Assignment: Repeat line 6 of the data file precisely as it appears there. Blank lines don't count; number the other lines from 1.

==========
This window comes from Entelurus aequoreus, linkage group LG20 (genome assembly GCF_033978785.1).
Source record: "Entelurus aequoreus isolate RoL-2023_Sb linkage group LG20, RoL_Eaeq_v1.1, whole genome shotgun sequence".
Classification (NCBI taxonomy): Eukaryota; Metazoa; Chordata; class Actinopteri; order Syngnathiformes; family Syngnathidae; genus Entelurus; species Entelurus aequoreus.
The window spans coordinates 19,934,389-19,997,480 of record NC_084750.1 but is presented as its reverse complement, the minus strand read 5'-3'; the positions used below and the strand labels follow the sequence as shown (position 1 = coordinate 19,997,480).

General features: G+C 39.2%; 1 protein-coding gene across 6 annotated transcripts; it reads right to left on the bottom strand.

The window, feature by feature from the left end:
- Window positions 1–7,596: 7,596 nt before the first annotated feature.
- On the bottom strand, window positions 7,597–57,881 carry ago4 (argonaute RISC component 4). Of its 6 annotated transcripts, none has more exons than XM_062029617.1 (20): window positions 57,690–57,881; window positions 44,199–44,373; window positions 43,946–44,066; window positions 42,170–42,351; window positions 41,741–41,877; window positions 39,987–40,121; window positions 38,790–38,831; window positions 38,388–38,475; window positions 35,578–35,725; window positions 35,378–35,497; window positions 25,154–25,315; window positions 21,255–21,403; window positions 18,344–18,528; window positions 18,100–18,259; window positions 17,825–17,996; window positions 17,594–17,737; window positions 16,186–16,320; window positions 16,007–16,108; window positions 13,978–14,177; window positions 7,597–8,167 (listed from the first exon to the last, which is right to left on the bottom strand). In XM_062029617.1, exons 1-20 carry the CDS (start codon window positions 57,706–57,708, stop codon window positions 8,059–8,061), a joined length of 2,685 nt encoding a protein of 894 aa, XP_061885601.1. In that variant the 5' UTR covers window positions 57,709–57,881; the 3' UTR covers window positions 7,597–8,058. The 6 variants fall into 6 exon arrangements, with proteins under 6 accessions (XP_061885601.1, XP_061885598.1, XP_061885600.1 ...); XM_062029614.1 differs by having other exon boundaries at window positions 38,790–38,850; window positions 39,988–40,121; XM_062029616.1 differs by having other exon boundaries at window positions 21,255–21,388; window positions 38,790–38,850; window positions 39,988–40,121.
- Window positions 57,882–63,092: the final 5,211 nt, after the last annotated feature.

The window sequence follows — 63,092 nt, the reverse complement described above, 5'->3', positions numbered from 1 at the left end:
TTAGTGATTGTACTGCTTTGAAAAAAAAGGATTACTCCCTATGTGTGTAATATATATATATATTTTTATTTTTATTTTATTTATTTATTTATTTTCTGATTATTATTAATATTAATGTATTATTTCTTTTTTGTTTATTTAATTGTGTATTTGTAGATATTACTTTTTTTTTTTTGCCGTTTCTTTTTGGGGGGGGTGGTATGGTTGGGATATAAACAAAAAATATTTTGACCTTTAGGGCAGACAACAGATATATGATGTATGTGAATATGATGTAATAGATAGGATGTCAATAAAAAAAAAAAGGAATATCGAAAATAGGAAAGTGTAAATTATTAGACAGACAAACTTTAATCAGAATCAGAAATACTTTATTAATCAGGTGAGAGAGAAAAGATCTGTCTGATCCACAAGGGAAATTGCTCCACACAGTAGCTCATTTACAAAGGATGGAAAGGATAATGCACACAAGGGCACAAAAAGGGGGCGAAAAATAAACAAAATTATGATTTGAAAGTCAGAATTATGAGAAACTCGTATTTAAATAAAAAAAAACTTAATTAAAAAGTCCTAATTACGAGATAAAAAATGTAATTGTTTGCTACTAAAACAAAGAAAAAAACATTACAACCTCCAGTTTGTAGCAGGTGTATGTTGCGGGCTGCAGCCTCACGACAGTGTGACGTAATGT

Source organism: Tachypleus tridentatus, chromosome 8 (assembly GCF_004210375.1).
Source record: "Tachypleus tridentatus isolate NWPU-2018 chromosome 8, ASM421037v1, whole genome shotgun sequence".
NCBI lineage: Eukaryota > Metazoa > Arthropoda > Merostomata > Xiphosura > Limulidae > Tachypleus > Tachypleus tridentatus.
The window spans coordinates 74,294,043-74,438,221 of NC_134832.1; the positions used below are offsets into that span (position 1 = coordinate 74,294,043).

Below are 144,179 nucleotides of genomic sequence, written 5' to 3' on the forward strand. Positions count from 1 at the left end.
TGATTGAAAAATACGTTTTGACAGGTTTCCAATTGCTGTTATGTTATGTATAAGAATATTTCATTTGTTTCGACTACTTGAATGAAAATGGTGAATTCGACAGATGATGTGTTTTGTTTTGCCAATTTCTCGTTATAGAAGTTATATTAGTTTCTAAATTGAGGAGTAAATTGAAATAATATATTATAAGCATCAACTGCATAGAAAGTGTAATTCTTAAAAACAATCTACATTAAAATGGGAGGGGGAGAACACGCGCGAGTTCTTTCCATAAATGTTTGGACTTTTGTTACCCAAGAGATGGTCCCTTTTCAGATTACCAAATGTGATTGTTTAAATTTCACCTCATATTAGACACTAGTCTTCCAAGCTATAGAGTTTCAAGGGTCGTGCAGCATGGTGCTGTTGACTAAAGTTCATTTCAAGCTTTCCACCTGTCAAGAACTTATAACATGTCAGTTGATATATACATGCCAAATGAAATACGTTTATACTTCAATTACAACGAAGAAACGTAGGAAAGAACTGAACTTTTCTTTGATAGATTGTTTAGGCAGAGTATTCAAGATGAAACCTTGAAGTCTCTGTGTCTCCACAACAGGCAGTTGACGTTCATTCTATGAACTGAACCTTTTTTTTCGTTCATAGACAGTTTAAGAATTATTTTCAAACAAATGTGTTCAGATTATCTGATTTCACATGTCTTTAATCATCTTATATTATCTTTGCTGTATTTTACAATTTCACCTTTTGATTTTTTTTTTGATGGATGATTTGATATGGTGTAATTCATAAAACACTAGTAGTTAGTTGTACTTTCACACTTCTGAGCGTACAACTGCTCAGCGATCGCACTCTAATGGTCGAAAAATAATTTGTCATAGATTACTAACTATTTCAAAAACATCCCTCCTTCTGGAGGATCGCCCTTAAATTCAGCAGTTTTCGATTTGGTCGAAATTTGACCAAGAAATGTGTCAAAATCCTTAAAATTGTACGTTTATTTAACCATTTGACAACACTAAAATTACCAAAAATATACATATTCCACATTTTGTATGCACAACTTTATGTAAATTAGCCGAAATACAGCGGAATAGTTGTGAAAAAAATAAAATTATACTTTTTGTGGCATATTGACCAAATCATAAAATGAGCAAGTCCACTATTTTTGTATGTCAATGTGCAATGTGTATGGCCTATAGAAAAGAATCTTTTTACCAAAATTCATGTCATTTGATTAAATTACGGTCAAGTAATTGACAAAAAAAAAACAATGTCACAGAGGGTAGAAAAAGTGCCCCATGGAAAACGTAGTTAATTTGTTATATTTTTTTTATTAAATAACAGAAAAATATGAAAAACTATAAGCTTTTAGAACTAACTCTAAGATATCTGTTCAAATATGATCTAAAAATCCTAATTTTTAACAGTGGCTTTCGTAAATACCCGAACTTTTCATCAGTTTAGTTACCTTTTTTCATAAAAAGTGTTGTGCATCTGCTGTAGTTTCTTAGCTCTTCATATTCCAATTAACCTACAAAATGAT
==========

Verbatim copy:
The window, feature by feature from the left end: